The Hall of Fame and the Keltner List

It’s that time of year again – the Baseball Hall of Fame has released their annual ballot. Let the arguments begin!

The arguments typically involve analyzing a player’s statistics (which is NOT to be confused with statistical analysis!) and deciding who is better on some arcane and arbitrary scale.

There’s “Wins Above Replacement”, which exists in two versions. At Baseball Reference, you can look up Bill James’ “Black Ink”, “Gray Ink”, and “Hall of Fame Monitor”, which all assign points to various career accomplishments and compare them to players already in the Hall. Jay Jaffe has come up with his “JAWS” score, which is an attempt to combine everything into a single number by which one can easily judge a player’s Hall-worthiness.

(Note that JAWS and WAR are pretty much calculations in a multidimensional space – but more on that in a future post….)

These are all attempts to take something that is purely subjective – a player’s greatness – and treat it in an objective manner. But they still wind up being subjective in the way they assign weights and importance to their individual components. And what the heck is meant by a “half a win” above replacement, anyway?

I figure we should drop all the pretense of objectivity, and go with the Keltner List.

The Keltner List was developed by Bill James (who, by the way, *needs* to be in the Hall of Fame himself) in 1985. It’s named for third baseman Ken Keltner, who had a fine career in the 40s and was briefly considered for the Hall of Fame. The fifteen questions on the list are intended to help people better evaluate players in a consistent and relatively unbiased manner. But as James himself said, “You can’t total up the score and say that everybody who is at eight or above should be in, or anything like that.” Which, I might add, should also apply to all those other supposedly objective methods like JAWS.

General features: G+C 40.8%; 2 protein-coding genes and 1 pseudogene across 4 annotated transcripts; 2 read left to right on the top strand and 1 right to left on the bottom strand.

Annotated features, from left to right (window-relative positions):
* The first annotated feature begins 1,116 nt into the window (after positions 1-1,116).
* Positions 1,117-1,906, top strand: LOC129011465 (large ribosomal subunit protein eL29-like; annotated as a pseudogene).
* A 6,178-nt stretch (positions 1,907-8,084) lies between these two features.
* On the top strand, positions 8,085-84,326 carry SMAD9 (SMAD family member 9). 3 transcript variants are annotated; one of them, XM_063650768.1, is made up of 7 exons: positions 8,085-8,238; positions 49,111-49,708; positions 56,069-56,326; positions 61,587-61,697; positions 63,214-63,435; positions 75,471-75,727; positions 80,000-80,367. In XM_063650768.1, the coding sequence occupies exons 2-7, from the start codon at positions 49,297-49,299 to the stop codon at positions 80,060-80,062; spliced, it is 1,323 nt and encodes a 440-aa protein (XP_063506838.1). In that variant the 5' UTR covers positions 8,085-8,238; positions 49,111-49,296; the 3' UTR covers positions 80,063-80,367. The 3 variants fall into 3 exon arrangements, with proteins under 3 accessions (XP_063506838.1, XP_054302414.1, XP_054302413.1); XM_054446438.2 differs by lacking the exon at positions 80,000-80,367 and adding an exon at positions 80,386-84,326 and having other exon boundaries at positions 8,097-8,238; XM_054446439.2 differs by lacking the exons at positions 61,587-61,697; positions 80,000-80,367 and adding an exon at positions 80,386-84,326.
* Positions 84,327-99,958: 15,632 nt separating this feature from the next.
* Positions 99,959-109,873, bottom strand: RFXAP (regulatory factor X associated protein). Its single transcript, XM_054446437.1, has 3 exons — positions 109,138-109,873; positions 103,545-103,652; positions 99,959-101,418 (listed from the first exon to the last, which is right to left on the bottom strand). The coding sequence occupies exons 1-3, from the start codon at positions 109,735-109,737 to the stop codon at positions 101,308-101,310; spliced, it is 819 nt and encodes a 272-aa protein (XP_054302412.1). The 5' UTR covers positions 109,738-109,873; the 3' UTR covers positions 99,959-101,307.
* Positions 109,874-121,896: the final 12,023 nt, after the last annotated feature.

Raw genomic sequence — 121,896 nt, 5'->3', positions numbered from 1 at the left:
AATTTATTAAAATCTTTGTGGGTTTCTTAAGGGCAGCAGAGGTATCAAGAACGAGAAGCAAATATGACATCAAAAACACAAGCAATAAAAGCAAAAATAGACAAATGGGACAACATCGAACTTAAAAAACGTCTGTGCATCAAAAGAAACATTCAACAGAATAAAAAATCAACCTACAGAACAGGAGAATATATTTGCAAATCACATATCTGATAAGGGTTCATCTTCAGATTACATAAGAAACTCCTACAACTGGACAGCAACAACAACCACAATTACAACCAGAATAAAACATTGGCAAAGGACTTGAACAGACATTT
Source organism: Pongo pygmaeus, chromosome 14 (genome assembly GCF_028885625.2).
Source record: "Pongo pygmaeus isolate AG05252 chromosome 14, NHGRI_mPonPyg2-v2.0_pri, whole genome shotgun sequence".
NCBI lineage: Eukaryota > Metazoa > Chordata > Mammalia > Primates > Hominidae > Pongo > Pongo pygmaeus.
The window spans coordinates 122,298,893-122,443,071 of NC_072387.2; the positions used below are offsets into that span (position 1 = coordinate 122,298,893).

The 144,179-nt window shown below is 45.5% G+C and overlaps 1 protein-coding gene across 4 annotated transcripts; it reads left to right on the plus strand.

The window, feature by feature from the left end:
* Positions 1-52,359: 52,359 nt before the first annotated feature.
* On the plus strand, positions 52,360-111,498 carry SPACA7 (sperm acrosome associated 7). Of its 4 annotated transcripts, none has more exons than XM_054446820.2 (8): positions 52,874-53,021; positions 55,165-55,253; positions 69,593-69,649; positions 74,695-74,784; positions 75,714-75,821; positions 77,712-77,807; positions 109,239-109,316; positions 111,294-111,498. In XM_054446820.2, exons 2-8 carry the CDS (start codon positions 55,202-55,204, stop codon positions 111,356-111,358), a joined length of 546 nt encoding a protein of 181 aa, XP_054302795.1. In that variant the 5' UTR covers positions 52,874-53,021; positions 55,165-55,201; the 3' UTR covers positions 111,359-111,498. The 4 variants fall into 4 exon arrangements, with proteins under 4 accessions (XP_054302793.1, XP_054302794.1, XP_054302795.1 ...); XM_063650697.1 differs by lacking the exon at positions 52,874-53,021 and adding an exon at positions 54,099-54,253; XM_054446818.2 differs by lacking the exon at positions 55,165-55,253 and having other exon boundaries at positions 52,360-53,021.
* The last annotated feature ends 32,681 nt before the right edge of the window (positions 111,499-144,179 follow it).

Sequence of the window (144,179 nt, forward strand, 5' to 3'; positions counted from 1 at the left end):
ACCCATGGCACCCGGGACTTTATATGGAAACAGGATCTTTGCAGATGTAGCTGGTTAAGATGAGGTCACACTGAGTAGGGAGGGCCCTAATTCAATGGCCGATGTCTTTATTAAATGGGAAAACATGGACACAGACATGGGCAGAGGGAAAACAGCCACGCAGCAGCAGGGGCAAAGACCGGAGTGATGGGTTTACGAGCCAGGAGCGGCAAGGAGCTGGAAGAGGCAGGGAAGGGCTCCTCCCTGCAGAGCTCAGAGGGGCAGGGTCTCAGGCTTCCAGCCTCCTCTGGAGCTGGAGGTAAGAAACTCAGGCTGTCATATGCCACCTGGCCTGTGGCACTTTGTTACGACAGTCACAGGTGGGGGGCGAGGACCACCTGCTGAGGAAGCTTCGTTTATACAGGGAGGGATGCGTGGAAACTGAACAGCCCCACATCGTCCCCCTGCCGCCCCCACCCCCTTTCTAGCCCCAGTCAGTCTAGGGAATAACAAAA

Anyway, let’s take a look at the questions. And for fun, let’s apply them to a couple of players on the ballot this year: Jim Thome, Mike Mussina, and from the Veterans Committee, Jack Morris.

Was he ever regarded as the best player in baseball? Did anybody, while he was active, ever suggest that he was the best player in baseball?

In simpler words, did they ever get any MVP or Cy Young consideration? None of them ever got any of these awards. The closest was Mussina, who came in second in the Cy Young voting in 1999. Whatever the year, and however good they were, there always seemed to be someone better. I suppose one could also figure in the number of feature articles or cover stories they got in the baseball press, but I don’t care enough to look that up.

Was he the best player on his team?

One could say so. Thome with the Indians and Mussina with the Orioles in the 1990s, and Morris with the Tigers in the 1980s.

Was he the best player in baseball at his position? Was he the best player in the league at his position?

Thome, maybe in the mid 90s. Mussina and Morris, not really.

Did he have an impact on a number of pennant races?